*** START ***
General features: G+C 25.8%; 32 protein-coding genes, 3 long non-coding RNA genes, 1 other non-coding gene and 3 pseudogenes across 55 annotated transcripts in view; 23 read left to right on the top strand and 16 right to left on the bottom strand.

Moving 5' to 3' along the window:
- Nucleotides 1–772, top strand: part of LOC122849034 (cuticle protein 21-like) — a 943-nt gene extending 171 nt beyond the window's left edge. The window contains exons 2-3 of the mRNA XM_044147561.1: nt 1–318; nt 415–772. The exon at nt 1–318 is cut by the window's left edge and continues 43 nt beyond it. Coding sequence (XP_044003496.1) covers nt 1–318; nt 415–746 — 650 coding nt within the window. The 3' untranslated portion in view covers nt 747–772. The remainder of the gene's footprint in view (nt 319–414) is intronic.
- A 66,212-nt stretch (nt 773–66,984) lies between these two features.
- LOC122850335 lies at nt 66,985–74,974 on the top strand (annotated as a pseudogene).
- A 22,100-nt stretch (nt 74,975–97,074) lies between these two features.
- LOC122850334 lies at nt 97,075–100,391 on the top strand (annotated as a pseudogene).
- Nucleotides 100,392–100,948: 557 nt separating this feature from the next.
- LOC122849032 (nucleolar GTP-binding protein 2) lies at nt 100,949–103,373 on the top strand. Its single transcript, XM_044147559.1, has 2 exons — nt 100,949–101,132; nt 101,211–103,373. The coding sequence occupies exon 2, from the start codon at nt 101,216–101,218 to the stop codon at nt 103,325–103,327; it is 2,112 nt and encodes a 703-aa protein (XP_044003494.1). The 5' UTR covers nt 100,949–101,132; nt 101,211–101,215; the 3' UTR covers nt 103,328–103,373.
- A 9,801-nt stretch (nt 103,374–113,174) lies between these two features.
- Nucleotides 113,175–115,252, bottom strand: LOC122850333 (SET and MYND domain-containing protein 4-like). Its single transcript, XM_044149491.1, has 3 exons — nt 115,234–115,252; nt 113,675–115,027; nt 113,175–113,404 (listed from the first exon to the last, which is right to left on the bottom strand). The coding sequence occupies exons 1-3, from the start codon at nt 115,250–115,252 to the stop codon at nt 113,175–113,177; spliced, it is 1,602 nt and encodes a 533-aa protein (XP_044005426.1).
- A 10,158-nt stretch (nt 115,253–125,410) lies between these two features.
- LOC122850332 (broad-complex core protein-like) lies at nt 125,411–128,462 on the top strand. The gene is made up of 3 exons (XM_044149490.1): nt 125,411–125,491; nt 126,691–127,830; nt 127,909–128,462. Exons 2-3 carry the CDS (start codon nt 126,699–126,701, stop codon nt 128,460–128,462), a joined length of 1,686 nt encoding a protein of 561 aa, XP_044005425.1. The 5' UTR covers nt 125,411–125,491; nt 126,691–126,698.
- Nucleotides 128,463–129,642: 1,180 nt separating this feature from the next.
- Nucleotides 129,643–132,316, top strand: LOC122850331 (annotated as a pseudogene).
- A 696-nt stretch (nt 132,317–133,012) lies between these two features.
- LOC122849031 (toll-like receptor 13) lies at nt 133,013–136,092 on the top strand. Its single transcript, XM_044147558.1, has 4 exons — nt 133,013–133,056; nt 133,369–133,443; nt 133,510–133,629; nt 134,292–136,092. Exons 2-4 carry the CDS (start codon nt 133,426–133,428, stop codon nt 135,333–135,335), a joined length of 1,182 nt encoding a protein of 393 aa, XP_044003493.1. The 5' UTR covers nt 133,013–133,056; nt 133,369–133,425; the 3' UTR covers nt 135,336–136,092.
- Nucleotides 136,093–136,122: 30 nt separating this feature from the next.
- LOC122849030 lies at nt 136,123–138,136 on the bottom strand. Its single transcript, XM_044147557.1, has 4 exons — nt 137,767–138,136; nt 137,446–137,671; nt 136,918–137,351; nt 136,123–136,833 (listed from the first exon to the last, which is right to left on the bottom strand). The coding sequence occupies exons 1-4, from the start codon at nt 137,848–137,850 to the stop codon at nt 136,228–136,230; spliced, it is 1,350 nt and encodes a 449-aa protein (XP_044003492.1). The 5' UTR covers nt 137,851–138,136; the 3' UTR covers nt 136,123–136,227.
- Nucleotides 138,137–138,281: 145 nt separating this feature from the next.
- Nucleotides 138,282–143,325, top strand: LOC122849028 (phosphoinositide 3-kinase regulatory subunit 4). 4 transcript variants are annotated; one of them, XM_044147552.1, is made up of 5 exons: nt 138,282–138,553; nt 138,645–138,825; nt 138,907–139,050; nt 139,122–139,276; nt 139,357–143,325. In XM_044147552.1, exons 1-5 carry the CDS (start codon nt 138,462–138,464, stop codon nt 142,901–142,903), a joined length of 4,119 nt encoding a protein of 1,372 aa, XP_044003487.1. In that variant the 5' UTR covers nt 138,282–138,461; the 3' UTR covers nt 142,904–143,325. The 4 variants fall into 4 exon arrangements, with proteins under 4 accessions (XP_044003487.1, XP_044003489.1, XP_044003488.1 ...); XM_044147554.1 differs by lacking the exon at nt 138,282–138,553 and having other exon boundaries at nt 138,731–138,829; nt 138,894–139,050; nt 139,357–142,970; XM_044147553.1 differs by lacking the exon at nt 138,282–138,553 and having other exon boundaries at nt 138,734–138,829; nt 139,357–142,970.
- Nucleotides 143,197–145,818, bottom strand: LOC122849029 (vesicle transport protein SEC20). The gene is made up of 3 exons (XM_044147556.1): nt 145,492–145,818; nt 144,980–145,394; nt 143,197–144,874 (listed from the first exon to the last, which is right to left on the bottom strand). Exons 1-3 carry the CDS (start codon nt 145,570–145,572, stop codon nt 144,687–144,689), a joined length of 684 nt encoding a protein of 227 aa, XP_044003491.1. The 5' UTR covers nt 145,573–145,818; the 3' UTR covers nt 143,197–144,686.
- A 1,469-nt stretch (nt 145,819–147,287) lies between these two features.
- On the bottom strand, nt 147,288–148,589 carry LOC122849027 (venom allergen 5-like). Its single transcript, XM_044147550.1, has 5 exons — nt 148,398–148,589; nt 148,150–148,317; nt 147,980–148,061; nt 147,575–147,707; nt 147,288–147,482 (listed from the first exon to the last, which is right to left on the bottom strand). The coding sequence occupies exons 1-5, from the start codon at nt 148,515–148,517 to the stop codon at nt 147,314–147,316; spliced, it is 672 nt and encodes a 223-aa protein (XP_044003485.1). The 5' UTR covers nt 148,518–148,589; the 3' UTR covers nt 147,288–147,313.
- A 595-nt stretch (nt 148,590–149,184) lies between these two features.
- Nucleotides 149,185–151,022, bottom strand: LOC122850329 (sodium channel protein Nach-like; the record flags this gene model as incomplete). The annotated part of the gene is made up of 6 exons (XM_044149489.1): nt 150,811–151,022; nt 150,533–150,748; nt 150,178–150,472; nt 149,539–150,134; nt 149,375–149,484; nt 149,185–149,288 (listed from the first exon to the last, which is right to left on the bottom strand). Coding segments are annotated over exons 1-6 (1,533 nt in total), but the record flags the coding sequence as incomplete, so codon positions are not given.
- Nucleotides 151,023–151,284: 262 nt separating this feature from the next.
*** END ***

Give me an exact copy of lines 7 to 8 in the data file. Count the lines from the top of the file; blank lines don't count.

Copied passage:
- LOC122850334 lies at nt 97,075–100,391 on the top strand (annotated as a pseudogene).
- Nucleotides 100,392–100,948: 557 nt separating this feature from the next.